Hagan seeks to help historically black colleges

FILE - In this April 16, 2014, file photo, Sen. Kay Hagan, D-N.C., listens during an appearance in Durham, N.C. The feisty personalities and anti-establishment fervor that fed tea party insurgencies in recent GOP primaries are largely missing this year, a troubling sign for Democrats who want Republicans to nominate candidates with limited appeal in the fall. In North Carolina’s Senate race, a once-promising clash between an establishment Republican and two harder-right rivals has yet to catch fire. Long-time party activists say they find little awareness, let alone excitement, among conservative voters, even though Hagan is a top Democratic target in November. (AP Photo/Gerry Broome, File)
FILE - In this April 16, 2014, file photo, Sen. Kay Hagan, D-N.C., listens during an appearance in Durham, N.C. The feisty personalities and anti-establishment fervor that fed tea party insurgencies in recent GOP primaries are largely missing this year, a troubling sign for Democrats who want Republicans to nominate candidates with limited appeal in the fall. In North Carolina’s Senate race, a once-promising clash between an establishment Republican and two harder-right rivals has yet to catch fire. Long-time party activists say they find little awareness, let alone excitement, among conservative voters, even though Hagan is a top Democratic target in November. (AP Photo/Gerry Broome, File)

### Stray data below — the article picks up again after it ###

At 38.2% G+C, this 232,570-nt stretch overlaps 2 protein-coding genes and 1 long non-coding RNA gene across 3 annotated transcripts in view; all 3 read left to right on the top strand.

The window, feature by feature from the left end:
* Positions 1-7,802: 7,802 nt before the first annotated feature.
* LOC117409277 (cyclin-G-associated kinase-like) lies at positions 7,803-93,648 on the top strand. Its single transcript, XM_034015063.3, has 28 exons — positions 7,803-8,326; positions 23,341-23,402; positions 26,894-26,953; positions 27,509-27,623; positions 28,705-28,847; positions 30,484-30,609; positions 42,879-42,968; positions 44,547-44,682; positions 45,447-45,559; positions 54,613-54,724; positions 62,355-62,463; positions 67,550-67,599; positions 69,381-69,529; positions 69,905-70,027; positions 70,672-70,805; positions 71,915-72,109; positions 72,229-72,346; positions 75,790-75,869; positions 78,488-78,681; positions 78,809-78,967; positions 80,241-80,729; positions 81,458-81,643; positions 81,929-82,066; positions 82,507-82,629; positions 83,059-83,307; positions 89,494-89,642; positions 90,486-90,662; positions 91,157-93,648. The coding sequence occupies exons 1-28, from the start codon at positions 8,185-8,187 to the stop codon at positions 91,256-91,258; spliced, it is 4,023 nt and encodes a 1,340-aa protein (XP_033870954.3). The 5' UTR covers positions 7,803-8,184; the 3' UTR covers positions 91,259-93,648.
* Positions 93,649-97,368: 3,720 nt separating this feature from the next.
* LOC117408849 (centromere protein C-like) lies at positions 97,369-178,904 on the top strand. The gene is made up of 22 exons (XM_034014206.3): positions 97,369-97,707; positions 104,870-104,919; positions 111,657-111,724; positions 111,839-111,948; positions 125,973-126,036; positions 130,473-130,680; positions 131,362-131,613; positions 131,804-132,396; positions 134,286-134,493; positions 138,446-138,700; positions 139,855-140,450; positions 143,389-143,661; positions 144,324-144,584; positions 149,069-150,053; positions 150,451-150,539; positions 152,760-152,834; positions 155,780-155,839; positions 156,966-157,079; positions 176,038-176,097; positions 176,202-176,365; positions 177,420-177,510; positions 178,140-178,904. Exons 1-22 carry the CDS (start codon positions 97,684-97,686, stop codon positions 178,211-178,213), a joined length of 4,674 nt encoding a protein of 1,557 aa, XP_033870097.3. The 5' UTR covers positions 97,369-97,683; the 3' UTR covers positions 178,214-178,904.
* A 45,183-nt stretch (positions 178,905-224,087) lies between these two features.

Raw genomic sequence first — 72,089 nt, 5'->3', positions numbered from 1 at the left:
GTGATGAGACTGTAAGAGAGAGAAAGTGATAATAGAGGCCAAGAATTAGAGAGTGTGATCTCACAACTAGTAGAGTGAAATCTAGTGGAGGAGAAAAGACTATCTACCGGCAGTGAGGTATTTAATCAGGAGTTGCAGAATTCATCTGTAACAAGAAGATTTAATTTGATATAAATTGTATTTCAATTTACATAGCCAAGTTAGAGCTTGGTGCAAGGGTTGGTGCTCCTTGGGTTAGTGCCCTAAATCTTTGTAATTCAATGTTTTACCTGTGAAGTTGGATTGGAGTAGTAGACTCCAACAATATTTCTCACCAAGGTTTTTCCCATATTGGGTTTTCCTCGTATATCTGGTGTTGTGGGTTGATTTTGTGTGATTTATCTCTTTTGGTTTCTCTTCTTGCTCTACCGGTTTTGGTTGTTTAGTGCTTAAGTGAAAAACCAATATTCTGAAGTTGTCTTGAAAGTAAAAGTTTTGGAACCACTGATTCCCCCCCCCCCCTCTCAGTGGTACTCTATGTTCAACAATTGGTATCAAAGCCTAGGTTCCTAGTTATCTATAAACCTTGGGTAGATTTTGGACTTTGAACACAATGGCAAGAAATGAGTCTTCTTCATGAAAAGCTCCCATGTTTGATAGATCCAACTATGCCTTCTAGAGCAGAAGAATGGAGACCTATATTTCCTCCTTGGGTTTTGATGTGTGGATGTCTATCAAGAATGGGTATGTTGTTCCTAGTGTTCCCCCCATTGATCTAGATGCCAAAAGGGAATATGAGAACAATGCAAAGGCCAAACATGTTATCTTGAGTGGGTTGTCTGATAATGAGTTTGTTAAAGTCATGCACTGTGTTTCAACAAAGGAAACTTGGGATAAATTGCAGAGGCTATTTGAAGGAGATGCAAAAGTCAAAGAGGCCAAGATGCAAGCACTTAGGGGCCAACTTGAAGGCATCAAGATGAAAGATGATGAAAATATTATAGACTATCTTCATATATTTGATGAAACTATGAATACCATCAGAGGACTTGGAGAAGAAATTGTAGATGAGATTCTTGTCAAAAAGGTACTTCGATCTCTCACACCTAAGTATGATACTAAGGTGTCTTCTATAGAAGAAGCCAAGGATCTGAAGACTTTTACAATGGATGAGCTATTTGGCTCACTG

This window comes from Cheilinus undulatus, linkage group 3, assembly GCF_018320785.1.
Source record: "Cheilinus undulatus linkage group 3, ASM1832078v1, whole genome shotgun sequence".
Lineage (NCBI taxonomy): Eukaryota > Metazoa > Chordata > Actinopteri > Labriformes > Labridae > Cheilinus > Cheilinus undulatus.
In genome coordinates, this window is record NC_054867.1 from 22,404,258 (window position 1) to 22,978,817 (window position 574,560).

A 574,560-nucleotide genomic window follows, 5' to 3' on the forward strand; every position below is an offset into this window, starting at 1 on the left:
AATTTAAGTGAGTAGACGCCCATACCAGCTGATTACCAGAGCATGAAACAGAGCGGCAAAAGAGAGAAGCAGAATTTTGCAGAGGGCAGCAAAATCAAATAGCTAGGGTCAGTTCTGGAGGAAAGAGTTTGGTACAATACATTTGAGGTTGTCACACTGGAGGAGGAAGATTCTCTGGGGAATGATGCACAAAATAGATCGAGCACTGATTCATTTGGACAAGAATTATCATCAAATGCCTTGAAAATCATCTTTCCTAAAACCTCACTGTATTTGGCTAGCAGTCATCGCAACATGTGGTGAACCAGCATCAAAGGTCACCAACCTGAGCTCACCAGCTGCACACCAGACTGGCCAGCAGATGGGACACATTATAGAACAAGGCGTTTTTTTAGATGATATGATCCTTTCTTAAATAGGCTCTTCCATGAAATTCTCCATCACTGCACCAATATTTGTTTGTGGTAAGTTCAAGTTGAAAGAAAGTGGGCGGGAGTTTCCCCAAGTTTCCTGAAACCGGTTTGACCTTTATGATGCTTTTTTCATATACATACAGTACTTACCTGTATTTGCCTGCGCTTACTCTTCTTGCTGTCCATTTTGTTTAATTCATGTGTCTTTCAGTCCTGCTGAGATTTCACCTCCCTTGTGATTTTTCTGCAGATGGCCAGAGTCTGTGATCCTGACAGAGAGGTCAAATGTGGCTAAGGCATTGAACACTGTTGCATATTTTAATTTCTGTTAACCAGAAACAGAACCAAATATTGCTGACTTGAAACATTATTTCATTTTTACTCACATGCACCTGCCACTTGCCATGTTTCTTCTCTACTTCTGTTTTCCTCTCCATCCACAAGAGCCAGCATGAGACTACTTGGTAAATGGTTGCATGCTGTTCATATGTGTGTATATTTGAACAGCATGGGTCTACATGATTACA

RALEIGH, N.C. (AP) — U.S. Sen. Kay Hagan is introducing a bill to strengthen the nation’s historically black colleges and universities.

The measure would create a program of competitive grants that would help fund innovative programs addressing the specific needs of students at black colleges.

Hagan envisions one year planning grants to develop innovative programs. There would also be five-year grants to help run the programs. Grant recipients would have to have a 15 percent money match from another source.

The program would give priority to increasing the number of black males getting degrees and efforts to foster partnerships between black colleges and local high schools. It also would emphasize strengthening partnerships between black college and other institutions to support on-campus research.

There are 10 historically black colleges and universities in North Carolina.

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